Saturday 16 September 2017

My 2016 10Q answers

Stourhead, 7 November 2015.

Every autumn I go through this process of self-reflection by answering a question each day for 11 days. I like the document it creates of my past selves. You can read my answers from 20102011201220132014 and 2015 as well). Here are my answers from 2016:

Day 1:

Describe a significant experience that has happened in the past year. How did it affect you? Are you grateful? Relieved? Resentful? Inspired?

My answer:

I moved in with my girlfriend, Fran, 6 weeks ago. It's been lovely. I've moved from my house out of town in Kidlington back to my old neighbourhood, Jericho. This makes my commute longer (more time for podcasts!) but also means we can get into town much quicker and we're only 5 minutes' walk from our local cinema.

Being with Fran is great. We get on really well; can balance each other's ups and downs; love spending time together, cooking and eating, making our house into a home, making gradual improvements to the way we live.

When we lived apart, we spent a lot of time planning the logistics of seeing each other and travelling back and forth between Kidlington and Wolvercote and making trips into town. Now we come home to each other every evening and can put our slippers and pyjamas on as early as we like without having to go out again.

I'm getting to that (middle) age where I resent having made plans in the evenings and at weekends. I'd much rather stay home with Fran, sleep in, and make our own plans for the day - even if that's mostly planning when to have the next meal and what to eat.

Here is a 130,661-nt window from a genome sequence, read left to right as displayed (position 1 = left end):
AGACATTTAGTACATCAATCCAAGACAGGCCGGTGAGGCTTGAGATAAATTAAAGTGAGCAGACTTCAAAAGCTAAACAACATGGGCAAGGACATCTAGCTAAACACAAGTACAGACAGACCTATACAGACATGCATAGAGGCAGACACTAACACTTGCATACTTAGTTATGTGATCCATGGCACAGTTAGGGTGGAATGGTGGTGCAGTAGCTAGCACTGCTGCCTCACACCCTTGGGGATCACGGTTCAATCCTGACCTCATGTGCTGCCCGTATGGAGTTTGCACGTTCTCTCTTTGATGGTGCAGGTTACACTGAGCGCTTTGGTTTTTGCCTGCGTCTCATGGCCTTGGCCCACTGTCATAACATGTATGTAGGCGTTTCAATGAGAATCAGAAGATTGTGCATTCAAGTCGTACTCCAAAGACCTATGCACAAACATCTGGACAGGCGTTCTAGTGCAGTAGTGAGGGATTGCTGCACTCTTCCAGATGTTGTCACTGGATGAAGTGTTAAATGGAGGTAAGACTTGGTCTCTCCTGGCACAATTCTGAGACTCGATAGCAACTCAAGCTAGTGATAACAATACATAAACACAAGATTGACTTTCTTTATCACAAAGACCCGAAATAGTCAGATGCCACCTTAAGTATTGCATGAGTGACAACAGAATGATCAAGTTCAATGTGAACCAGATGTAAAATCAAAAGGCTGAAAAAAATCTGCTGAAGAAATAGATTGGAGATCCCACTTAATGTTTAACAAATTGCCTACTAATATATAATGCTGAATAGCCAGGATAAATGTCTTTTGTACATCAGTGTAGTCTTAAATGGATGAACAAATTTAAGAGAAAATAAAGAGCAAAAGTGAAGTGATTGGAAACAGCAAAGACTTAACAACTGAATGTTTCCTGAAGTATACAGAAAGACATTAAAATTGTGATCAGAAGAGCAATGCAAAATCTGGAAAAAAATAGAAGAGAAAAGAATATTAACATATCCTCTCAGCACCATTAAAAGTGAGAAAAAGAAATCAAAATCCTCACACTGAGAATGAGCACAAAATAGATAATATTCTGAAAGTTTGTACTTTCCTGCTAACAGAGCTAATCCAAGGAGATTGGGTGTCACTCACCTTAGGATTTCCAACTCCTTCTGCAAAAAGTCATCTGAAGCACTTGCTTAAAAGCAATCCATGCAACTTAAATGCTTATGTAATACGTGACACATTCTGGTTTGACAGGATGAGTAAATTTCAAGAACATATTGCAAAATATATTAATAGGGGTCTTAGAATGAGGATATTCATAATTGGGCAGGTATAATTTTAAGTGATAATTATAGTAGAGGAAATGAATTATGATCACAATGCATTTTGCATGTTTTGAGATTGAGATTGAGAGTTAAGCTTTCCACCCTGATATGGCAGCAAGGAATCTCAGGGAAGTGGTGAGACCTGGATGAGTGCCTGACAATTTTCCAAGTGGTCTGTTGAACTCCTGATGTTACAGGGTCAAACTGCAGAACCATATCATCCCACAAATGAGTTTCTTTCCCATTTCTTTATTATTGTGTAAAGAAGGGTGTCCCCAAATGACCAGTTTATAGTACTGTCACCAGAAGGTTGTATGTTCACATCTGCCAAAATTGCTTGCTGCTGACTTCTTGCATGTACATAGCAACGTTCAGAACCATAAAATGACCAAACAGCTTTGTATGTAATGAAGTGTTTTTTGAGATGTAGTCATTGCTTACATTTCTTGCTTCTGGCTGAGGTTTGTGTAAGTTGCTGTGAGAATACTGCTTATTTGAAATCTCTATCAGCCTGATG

I'm really grateful to have met Fran and made such a good start to our relationship. I've felt very comfortable with her from the very beginning. We soon settled into a nice pattern of seeing each other. We could have moved in together much earlier, but I moved into my own place shortly after we met and wanted a bit of time to try living by myself. The natural cycle of tenancy agreements also delayed it somewhat. But we decided earlier this year to start looking for places to live together. Our first search was unfruitful. But when we tried again, after one horrible Saturday of seeing three dreadful places in a row (well, the last one wasn't that bad), I heard from my old landlords in Jericho that they had this flat available and we could take it before it even went on the market. I'm so glad to be here with my old landlords in my favourite part of Oxford.

It's a relief that things have worked out so well. But then I believe that if you let the world know you're looking to make a change, it's more likely to happen. That's kind of how I met Fran in the first place. But that's another story…

Day 2:

Is there something that you wish you had done differently this past year? Alternatively, is there something you're especially proud of from this past year?

My answer:

I wish I'd been better at handling my workload at work this year. It's still an ongoing problem. Over the past few months I've struggled to deliver all the hours I've been allocated. I don't really know why my productivity has dipped. I get interrupted quite a lot and have found it hard to get into the flow and maintain flow for long periods of time. Slack (the instant messaging app) doesn't help: being interrupted. Nor does having my email open. In some ways I know how to fix it (or at least make improvements), but it's hard to break habits. I wonder what's holding me back. And why.

I had some interesting conversations at work today. I talked to my boss about these issues yesterday and my other boss suggested today that my time might be required elsewhere in the company - perhaps helping with more pitches for new business. I had a really good meeting at Chatham House last week and think I've impressed some people with my knowledge and ideas. I think my role will continue to develop. Maybe I just need a change to keep me interested. (Not a change of job or company, I might add!)